Arbring K, Uppugunduri S, Lindahl TL. Comparison of prothrombin time (INR) results and main characteristics of patients on warfarin treatment in primary health care centers and anticoagulation clinics. BMC Health Serv Res. 2013;13:85. [CrossRef] [PubMed]
 
Connolly SJ, Pogue J, Eikelboom J, et al; ACTIVE W Investigators. Benefit of oral anticoagulant over antiplatelet therapy in atrial fibrillation depends on the quality of international normalized ratio control achieved by centers and countries as measured by time in therapeutic range. Circulation. 2008;118(20):2029-2037. [CrossRef] [PubMed]
 

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Tables

References

Apostolakis S, Sullivan RM, Olshansky B, Lip GYH. Factors affecting quality of anticoagulation control among patients with atrial fibrillation on warfarin: the SAMe-TT2R2score. Chest. 2013;144(5):1555-1563.
 
Erkens PM, ten Cate H, Büller HR, Prins MH. Benchmark for time in therapeutic range in venous thromboembolism: a systematic review and meta-analysis. PLoS ONE. 2012;7(9):e42269. [CrossRef] [PubMed]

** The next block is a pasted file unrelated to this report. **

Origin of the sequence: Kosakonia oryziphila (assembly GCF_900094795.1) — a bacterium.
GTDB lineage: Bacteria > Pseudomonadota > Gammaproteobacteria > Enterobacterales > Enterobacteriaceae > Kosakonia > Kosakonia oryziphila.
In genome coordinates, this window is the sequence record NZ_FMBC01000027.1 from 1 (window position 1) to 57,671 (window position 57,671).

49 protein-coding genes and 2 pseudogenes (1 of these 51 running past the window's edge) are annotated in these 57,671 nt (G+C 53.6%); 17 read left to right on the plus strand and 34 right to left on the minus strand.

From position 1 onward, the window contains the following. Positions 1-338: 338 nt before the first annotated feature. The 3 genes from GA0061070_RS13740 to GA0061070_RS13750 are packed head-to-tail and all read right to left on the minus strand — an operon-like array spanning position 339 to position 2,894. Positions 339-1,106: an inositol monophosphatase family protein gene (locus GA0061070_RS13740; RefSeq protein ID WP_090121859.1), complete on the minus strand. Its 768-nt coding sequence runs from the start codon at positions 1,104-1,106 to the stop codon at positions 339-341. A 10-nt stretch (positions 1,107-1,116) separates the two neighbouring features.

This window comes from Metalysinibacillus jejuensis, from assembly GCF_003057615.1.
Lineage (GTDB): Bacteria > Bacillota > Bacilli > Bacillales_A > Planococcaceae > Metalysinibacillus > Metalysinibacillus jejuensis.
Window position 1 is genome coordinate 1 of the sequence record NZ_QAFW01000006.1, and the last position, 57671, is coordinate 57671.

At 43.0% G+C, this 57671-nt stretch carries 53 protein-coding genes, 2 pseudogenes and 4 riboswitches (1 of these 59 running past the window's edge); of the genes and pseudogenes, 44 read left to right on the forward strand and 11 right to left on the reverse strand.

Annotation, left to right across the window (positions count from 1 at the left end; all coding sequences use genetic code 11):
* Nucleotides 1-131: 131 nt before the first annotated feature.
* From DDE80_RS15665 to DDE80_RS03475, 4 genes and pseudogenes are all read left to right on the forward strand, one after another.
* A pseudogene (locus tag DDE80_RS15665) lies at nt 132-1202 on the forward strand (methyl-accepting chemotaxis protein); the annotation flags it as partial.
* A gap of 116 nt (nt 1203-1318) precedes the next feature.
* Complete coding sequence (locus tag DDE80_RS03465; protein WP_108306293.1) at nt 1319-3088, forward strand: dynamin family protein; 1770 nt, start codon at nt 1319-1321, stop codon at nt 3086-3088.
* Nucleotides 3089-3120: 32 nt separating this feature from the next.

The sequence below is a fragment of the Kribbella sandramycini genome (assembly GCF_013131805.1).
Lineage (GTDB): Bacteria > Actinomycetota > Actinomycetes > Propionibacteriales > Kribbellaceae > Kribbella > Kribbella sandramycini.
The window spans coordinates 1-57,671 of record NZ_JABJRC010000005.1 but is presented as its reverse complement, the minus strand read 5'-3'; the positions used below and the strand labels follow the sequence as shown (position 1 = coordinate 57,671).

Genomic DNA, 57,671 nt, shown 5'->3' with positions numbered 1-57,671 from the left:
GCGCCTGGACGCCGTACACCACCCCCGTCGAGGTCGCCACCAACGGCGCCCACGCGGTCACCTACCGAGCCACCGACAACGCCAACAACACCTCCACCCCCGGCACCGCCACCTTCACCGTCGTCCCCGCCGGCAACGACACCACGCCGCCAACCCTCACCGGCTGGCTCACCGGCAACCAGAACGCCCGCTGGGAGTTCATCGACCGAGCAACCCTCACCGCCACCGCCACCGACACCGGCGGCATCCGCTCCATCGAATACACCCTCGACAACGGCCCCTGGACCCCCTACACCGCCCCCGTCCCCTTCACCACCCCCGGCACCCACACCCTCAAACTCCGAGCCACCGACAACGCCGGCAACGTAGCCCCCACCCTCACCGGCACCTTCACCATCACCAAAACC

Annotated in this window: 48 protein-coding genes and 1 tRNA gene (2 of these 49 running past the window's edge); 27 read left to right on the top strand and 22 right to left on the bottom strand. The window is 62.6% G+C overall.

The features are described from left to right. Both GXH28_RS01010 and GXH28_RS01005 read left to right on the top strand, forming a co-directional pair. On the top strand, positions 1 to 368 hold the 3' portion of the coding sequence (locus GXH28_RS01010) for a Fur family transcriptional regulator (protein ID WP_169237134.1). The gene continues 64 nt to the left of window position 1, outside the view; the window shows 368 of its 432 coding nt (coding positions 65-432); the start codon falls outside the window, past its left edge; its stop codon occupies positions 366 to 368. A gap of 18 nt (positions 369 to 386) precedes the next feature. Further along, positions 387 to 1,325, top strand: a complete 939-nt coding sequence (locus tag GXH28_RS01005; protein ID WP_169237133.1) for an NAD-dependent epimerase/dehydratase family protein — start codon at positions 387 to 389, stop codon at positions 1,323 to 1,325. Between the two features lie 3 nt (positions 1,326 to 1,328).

Rose AJ, Miller DR, Ozonoff A, et al. Gaps in monitoring during oral anticoagulation: insights into care transitions, monitoring barriers, and medication nonadherence. Chest. 2013;143(3):751-757. [PubMed]
 
Arbring K, Uppugunduri S, Lindahl TL. Comparison of prothrombin time (INR) results and main characteristics of patients on warfarin treatment in primary health care centers and anticoagulation clinics. BMC Health Serv Res. 2013;13:85. [CrossRef] [PubMed]
 
Connolly SJ, Pogue J, Eikelboom J, et al; ACTIVE W Investigators. Benefit of oral anticoagulant over antiplatelet therapy in atrial fibrillation depends on the quality of international normalized ratio control achieved by centers and countries as measured by time in therapeutic range. Circulation. 2008;118(20):2029-2037. [CrossRef] [PubMed]